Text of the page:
Index: Can you speak about your experience in the pre Snowden era when the ACLU(American Civil Liberties Union) tried to challenge these illegal spying programmes by the NSA in open courts: did the the US government and US courts say that you didn’t have legal standings to peruse these legal challenges?

And how did the actions of Edward Snowden change that?

Winzer: Snowden’s actions did change a lot. One of the questions he asked me during our first conversation was: do you now have standing to bring these cases? Because he had watched how our challenge to surveillance programmes were thrown out. Not because the courts said the programmes were legal, but because they said that the programmes had no right to be in court. I spent a lot of time representing those who were victims of the Bush Administration’s torture conspiracy: people who were kidnapped off the street and held by the CIA and tortured. And every one of those cases was thrown out on grounds of state secrecy.

So I did not have a lot of confidence in the courts from the moment that Snowden arrived. But now I think the atmosphere around these judicial decisions has changed considerably.

Index: Why have Congress and the courts been so weak in the US thus far on this matter?

Winzer: Well one reason is that the military surveillance-industrial-complex is massively powerful and corrupt.

And if you track campaign donations, you will see that members of Congress who sit on intelligence committees get massively higher campaign donations from the community that they are supposed to regulate: the surveillance and defence contractors who are doing this work. That creates a situation where the people who are most sceptical, are in fact most deferential. But there is political expedience. Who in Congress after 9/11 wanted to be the person who would say: I think the NSA and CIA are going too far.When the Patriot Act legislation was rushed through congress, the vote in the senate was 98 to 1.

So the politics of national security can be very toxic in the US.

Index: And is it the same situation in the courts do you believe?

Winzer: Yes. Imagine, for example, you are a judge, and you are considering a law suit about surveillance or torture. And somebody comes to your chambers from the Department of Justice with a brief case handcuffed to his wrist. And inside it is a secret deceleration from the head of CIA, which says: your honour with all due respect, if you allow this case to go ahead you are going to be responsible for all grave harm to national security. I think most judges in that situation would rather kick the case up stairs. If the judges are going to be involved, let the Supreme Court do it. And many of them have so much respect for the national security officials who are writing those declarations.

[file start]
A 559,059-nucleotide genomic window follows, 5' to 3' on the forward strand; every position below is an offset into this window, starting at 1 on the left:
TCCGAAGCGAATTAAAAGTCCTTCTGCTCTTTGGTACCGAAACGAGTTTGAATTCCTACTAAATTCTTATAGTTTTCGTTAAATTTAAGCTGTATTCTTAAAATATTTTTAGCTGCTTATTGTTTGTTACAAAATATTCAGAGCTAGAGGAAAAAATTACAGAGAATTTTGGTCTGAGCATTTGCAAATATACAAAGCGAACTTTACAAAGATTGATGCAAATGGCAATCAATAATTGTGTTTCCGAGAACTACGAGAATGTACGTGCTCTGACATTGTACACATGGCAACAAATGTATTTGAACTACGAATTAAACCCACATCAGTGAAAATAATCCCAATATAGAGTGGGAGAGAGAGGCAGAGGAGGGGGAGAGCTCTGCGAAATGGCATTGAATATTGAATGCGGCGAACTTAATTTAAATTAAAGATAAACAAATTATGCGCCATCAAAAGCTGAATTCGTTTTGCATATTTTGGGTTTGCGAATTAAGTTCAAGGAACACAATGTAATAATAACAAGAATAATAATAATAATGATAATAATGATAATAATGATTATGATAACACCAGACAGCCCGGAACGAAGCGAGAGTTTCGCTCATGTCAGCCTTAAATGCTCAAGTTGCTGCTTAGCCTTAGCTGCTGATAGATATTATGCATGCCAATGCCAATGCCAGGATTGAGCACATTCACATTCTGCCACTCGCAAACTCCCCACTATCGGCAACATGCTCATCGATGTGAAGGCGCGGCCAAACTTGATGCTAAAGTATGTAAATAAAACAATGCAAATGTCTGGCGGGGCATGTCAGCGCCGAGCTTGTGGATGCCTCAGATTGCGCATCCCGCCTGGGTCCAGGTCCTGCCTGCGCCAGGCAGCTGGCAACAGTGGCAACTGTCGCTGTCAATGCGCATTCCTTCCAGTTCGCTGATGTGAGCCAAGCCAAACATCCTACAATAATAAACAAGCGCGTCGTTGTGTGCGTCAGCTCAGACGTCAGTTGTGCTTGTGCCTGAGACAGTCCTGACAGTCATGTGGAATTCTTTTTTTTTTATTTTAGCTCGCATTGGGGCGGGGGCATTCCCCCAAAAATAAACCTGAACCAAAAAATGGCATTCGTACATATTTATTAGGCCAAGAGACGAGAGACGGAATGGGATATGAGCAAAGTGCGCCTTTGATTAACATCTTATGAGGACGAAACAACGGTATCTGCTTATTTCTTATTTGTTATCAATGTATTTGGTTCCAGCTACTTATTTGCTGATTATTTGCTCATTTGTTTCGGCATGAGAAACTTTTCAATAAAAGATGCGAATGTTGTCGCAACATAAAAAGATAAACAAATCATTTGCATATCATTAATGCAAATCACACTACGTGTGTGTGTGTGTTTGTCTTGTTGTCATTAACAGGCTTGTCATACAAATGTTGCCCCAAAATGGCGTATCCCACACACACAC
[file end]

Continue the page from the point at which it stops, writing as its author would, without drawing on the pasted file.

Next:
Index: But like Congress, the courts are responsive to the public mood, right?

Winzer: Well since Snowden, we have seem judges who are much more willing to stand up to the government arguments. We’ve seen one court say that the NSA’s meta data collection programme was unconstitutional and almost Orwellian. So our Supreme Court is not apolitical. This is tremendous power on the government’s side that is consolidated in one branch of government. And so it’s very easy to see scenarios that would be grave threats to democracy.Some of the them sound paranoid. For example, what if someone in the executive branch wanted to blackmail the justice of the Supreme Court. That would be a trivial matter to do. What prevents it are internal policies and laws. And you have to have a lot of confidence in those policies and laws. And so this is why people use the term data bases of ruin. If we collect these massive amounts of information we really are sitting on a ticking time bomb. And we might be confident that it’s never going to blow up. But we have to be sure that we are making our right way to the future.

Index: Given that we now live in a world where nothing is permanently delated, and where everything is stored in a digital cloud: do you think it’s time there are the same legal protections for email that there is for normal mail? And have the ACLU been doing anything to try and ensure that this happens?

Winzer: We have reached a point where, for the most part, we are there with email. All of the major email providers in the US refuse to disclose email content to law enforcement without a warrant. There is not a lot of case law on this, because the government has been very careful to avoid having courts decide this question, they drop appeals, rather than litigating the question. The federal law that governs law enforcement access to emails is from 1986, before there was a World Wide Web.

And that is wildly out of date. So we do need to update that. But there is all other kinds of information that gets stored in a digital cloud.

Index: Can you explain The Third Party Doctrine and how that affects the rights of US citizens, in terms of giving away their privacy?

Winzer: With The Third Party Doctrine the government basically argues that if we provide that information to a third party— a cloud service for example— that our Fourth Amendment [our right to privacy under the US Constitution] is waived. So that is the argument that government makes to defend the constitutionality of the NSA collecting the meta data of all phone calls that happen every day. Their argument is that by simply dialling the number, you have shared it, with say, for example, the telephone company Verizon, and therefore you can’t claim that the constitution prevents the government from having that same access.

This argument made no sense in the 1970s and it certainly makes no sense today, where the government is not collecting phone numbers from one person’s phone calls, but from everybody’s phone calls, every day. The difference in degree amounts to a difference in kind. It’s not just a question of scale, it’s a completely different surveillance activity. Again, it’s really about how advances in technology should not diminish our rights. We should essentially use the models that we developed for the analogue world in figuring out what legal protections we are going to need in the digital world.

Index: Are the laws in the US, with regards to privacy, woefully inadequate?

Winzer: Yes. But there has been a lot of momentum and progress. And now we are seeing a handful of US states that have passed laws: these say that the government needs a warrant before it can get your location from a phone company. So there is a more broad coalition for privacy protection. And we are seeing progress in the courts. In the last two years we have seen two unanimous decisions in the Supreme Courts, one where law enforcement ruled that if they cease your cell phone during your arrest they have to get a warrant before they search it.